Associate professor Andrea Alù and his team have designed a non-reciprocal antenna
that can independently control incoming and outgoing radio-wave signals with greater
efficiency. Cockrell School of Engineering
(March 14, 2016) Researchers in the Cockrell School of Engineering at The University of Texas at Austin have designed an antenna that is able to process incoming and outgoing radio-wave signals more efficiently and without the need for separate bulky and expensive electrical components commonly used in antenna systems. This new technology could lead to significantly faster, cheaper and clearer telecommunications in the future.
Andrea Alù, associate professor in the Department of Electrical and Computer Engineering, along with postdoctoral fellows Yakir Hadad and Jason Soric, discuss their non-reciprocal antenna’s design and capabilities in the Proceedings of the National Academy of Sciences. Their article will be published online this month.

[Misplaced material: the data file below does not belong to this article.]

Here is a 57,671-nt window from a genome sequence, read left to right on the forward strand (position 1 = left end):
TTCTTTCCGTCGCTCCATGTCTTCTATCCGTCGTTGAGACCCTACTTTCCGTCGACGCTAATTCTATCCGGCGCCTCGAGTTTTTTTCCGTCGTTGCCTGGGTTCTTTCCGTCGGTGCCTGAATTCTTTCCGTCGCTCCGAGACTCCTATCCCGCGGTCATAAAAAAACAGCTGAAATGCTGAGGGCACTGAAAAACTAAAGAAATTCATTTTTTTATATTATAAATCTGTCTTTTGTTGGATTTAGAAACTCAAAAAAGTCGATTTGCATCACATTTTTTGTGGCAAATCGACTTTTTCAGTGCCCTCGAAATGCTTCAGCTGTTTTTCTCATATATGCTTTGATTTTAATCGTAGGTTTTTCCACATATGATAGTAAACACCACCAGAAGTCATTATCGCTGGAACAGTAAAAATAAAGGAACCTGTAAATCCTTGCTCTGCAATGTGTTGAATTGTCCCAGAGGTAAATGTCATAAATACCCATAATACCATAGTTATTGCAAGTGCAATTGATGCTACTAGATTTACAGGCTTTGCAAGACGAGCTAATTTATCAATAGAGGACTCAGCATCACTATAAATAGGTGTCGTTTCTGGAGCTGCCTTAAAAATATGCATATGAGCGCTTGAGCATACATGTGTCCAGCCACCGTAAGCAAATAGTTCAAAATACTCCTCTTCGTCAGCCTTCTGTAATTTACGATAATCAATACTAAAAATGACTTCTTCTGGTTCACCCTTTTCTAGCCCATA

The research team’s breakthrough design is an antenna that can break reciprocity, or the natural symmetry in radiation that characterizes conventional antennas. In textbooks, the angular patterns for antenna transmission and reception have been assumed to be the same — if the antenna opens a door to let signals out, signals can come back through that same door and leak toward the source. By breaking reciprocity, the UT Austin researchers’ new antenna can independently control incoming and outgoing signals with large efficiency.
The main advantage of this technological advancement is the possibility of sending out a signal while keeping out noise and echoes that come back toward the antenna, enabling faster data rates and improved connections while requiring less bulky antenna systems. Beyond telecommunications, the new antenna technology may be applied to sensors used in applications as diverse as health care and weather tracking, allowing the sensors to pick up stronger signals for more accurate data collection.